Mike Brake | January 11, 2018
Teacher union calls for boycott of Oklahoma Wesleyan-trained teachers
By Mike Brake
In response to a recent newspaper column written by Oklahoma Wesleyan University (OKWU) president Everett Piper, the Bartlesville Education Association is calling for Bartlesville Public Schools to refrain from accepting student teachers from OKWU for any training in district classrooms.
Dr. Piper, who writes a regular column for The Washington Times newspaper, published a column on November 29 titled “Teaching lechery and getting lechers.” He referred to the long list of Hollywood and Washington bigwigs named as sexual abusers, and asked if recent revelations of sexual abuse by celebrities and politicians might have at least some roots in a failure of public schools to teach values.
“I guess I poked the bear,” Piper told this reporter.
Bartlesville Public Schools (BPS) superintendent Chuck McCauley did not respond to a call seeking comment.
Bartlesville Education Association (BEA) president Heather Boyle, contacted by email and invited to comment, promised to respond but did not.
“Why do any of these rampant claims of sexual aggression seem to catch us off guard?” Piper wrote in the column.
He then laid at least a portion of the blame on America’s public schools.
“All we need to do is look at our public schools and what we’ve been teaching for the past several decades,” he said. “Ideas always have consequences and lecherous behavior will always be the inevitable consequence of teaching lechery.”
How? “For years our schools have mocked morality,” he wrote. “Why are we now shocked to find we live in a society that has no understanding of personal morality? For decades we’ve taught our children that there are no boundaries. Why are we now surprised to find we have raised young adults who behave as if there were no boundaries? Year in and year out we have taught our kids the merits of sexual experimentation, rather than the virtue of sexual restraint.”
In short, he wondered, could public schools that decline to teach abstinence and hand out condoms instead be at least partly to blame for a more widespread breakdown in moral conduct?
“I am a conservative Christian who runs a conservative Christian university,” Dr. Piper said. “It seemed like a reasonable thing to ask, is our education system complicit in this?”
The essay was reprinted in December in the Bartlesville Examiner-Enterprise. Though it didn’t mention Bartlesville schools, it immediately drew the wrath of the BEA, the local affiliate of the Oklahoma Education Association. In a letter to the newspaper signed by the BEA, its leadership demanded an apology.
“Despite all of the time and energy we devote to our craft,” the letter said, “Dr. Piper sees fit to malign our ilk and question the integrity of the very classrooms in which his student teachers are trained. We are not in any way suggesting that his students in OWU’s Education Department are to blame for these reckless assertions; rather we empathize with them for seeking a noble career in the midst of a condemnation that originates on their own campus. It is our hope that these students find teaching positions in which they are fulfilled and commended for their efforts.
“Unfortunately, the narrative of their university president is counterproductive to these aspirations. Therefore, we encourage the leadership of Bartlesville Public Schools to refrain from accepting student teachers for any training in our classrooms until Dr. Everett Piper publicly apologizes for the personal attack on our colleagues.”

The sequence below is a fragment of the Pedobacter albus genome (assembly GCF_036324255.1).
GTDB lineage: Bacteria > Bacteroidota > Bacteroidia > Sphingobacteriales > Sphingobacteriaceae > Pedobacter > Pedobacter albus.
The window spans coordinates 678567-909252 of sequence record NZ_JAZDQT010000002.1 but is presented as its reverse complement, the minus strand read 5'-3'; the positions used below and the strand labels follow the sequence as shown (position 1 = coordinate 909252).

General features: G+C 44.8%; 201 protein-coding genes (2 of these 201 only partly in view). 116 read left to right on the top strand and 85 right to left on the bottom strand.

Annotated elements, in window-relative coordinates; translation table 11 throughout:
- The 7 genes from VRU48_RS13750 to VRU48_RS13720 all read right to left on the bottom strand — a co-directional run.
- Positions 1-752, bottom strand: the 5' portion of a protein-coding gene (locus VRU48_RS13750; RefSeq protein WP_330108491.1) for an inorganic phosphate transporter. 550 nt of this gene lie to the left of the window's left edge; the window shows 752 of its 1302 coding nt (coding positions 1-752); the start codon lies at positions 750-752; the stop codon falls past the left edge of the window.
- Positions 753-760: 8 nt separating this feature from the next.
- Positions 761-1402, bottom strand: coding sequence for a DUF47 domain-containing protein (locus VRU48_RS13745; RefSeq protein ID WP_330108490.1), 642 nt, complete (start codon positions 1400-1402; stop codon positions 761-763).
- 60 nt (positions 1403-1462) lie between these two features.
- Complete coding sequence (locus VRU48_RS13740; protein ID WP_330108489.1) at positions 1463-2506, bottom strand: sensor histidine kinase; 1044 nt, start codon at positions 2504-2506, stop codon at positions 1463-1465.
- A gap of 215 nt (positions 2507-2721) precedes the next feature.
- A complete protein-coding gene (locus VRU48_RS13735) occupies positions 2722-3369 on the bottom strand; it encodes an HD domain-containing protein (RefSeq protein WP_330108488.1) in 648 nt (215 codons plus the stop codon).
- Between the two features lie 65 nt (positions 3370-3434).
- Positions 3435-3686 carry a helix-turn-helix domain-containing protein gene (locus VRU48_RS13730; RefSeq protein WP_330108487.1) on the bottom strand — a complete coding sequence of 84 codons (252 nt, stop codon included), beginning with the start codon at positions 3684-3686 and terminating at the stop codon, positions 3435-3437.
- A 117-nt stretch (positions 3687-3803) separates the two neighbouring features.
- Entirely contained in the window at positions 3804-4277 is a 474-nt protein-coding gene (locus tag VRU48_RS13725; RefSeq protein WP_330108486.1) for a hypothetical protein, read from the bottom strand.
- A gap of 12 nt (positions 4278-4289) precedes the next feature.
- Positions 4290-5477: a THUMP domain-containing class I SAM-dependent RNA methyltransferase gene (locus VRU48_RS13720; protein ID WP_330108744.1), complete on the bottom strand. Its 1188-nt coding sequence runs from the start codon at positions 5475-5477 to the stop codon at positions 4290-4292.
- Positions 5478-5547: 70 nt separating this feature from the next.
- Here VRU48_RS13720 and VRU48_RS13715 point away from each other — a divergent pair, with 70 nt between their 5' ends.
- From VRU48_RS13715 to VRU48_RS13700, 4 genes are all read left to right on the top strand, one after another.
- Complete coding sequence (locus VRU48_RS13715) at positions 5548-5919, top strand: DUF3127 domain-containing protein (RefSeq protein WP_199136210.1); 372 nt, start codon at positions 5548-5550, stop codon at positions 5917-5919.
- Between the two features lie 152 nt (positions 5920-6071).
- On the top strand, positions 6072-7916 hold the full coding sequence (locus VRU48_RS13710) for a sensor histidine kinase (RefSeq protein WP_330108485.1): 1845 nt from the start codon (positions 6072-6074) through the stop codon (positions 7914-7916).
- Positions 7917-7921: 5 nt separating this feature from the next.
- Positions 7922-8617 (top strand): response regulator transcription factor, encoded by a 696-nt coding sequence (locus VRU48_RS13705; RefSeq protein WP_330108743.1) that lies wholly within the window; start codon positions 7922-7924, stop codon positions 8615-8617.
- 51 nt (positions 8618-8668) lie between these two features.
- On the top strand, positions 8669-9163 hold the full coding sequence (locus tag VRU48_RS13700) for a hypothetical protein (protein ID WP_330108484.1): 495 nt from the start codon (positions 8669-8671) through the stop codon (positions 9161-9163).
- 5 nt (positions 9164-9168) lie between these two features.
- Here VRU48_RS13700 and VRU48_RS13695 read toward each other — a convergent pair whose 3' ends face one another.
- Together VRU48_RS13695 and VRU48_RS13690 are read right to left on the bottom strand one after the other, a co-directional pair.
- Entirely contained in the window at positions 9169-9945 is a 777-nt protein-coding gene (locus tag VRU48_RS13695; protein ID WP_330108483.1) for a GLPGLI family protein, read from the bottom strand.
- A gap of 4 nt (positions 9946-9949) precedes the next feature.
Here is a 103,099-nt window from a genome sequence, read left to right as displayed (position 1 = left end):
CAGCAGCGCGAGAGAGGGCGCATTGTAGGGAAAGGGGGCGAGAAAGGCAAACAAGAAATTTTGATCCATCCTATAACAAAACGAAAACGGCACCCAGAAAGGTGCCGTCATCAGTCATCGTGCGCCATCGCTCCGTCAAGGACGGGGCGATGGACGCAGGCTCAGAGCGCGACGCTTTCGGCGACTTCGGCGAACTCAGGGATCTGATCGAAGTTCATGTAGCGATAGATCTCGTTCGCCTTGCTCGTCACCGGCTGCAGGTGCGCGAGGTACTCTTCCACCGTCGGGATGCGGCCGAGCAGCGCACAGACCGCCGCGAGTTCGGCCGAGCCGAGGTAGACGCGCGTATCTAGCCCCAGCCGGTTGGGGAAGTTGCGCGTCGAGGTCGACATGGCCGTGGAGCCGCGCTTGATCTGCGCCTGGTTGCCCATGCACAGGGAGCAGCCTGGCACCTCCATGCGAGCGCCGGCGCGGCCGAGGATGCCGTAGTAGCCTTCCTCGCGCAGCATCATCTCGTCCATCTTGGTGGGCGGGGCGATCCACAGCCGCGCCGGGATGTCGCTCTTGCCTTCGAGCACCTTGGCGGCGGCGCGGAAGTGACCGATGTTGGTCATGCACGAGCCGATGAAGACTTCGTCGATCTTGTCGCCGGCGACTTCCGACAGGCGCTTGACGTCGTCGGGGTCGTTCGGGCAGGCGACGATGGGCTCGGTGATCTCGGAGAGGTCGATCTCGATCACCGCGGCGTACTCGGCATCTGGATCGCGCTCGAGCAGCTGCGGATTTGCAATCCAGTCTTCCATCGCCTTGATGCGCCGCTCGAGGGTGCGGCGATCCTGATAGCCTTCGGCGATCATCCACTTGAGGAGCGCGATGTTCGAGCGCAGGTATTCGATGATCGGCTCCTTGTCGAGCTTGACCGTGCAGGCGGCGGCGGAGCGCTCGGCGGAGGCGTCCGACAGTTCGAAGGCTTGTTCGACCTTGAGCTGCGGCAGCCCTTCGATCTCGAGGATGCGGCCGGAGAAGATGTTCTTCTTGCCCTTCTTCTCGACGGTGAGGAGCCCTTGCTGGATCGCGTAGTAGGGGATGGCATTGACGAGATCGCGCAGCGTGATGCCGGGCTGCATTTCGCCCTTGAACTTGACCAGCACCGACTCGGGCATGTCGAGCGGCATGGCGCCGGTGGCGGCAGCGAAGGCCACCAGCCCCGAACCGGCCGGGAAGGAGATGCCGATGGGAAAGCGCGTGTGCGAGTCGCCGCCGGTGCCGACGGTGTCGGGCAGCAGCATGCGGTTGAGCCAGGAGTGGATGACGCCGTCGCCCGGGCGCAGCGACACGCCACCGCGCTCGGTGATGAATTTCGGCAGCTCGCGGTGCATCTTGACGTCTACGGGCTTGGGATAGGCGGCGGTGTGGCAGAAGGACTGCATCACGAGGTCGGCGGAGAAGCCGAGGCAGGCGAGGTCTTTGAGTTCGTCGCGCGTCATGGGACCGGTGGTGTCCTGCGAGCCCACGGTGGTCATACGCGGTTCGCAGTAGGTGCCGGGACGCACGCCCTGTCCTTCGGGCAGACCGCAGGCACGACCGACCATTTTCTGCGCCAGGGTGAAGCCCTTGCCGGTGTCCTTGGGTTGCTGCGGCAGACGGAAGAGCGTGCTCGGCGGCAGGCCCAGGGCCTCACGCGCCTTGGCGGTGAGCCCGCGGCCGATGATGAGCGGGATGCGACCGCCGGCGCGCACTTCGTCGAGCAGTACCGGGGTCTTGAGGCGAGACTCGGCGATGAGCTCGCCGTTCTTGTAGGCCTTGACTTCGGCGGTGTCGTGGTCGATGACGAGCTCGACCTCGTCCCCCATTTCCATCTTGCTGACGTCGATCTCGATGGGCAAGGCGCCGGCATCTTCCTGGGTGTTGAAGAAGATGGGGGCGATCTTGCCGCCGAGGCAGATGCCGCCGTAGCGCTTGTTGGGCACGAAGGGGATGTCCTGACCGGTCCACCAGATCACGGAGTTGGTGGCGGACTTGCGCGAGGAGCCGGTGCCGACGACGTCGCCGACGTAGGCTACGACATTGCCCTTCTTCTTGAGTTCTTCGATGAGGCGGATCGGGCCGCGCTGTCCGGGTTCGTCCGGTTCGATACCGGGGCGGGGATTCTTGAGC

“I am not going to apologize for my op-ed,” Piper said. He said he has spoken with Bartlesville school officials and “reminded them that this was an op-ed I wrote for a national audience. To my knowledge the school district has not taken any official action” on the BEA demand for a boycott of Oklahoma Wesleyan students, he added.
The back-and-forth over the Piper column spilled into the letters-to-the-editor pages in Bartlesville. Those supporting the BEA position defended public education. One writer said, “it is time to stop blaming public schools for everything we see in our society we don’t like” and invoked the words the late liberal writer Frosty Troy.
Gentry Sutton, acting provost at Oklahoma Wesleyan, added a defense of Dr. Piper, noting that he “attacked no one in Bartlesville . . . (t)he leaders of those threatening to end the decades-long relationship between BPS and OKWU, which I value and genuinely hope to see preserved, are simply proving the point that Dr. Piper has made a million times; if you don’t agree with them (those who oppose the values generally embraced at OKWU) then you must be silenced. And in this case they don’t care about catching innocent students in the crossfire.”
Piper likened the BEA response to recent efforts by campus leftists nationwide to silence or shout down those whose views they find distasteful.
“Rather than engage in a good, healthy, robust debate, they try to silence others,” he said. “I also think it is ridiculous to call for a boycott of a teacher training program that has been working with local schools for 50 years at a time when our state is in real need of qualified teachers.”
State superintendent Joy Hofmeister did not respond to a request for comment.
Mike Brake is a journalist and writer who recently authored a centennial history of Putnam City Schools. A former reporter at The Oklahoman (his coverage of the moon landing earned a front-page byline on July 21, 1969), he served as chief writer for Gov. Frank Keating and for Lt. Gov. and Congresswoman Mary Fallin. He has also served as an adjunct instructor at OSU-OKC, and currently serves as public information officer for Oklahoma County Commissioner Brian Maughan.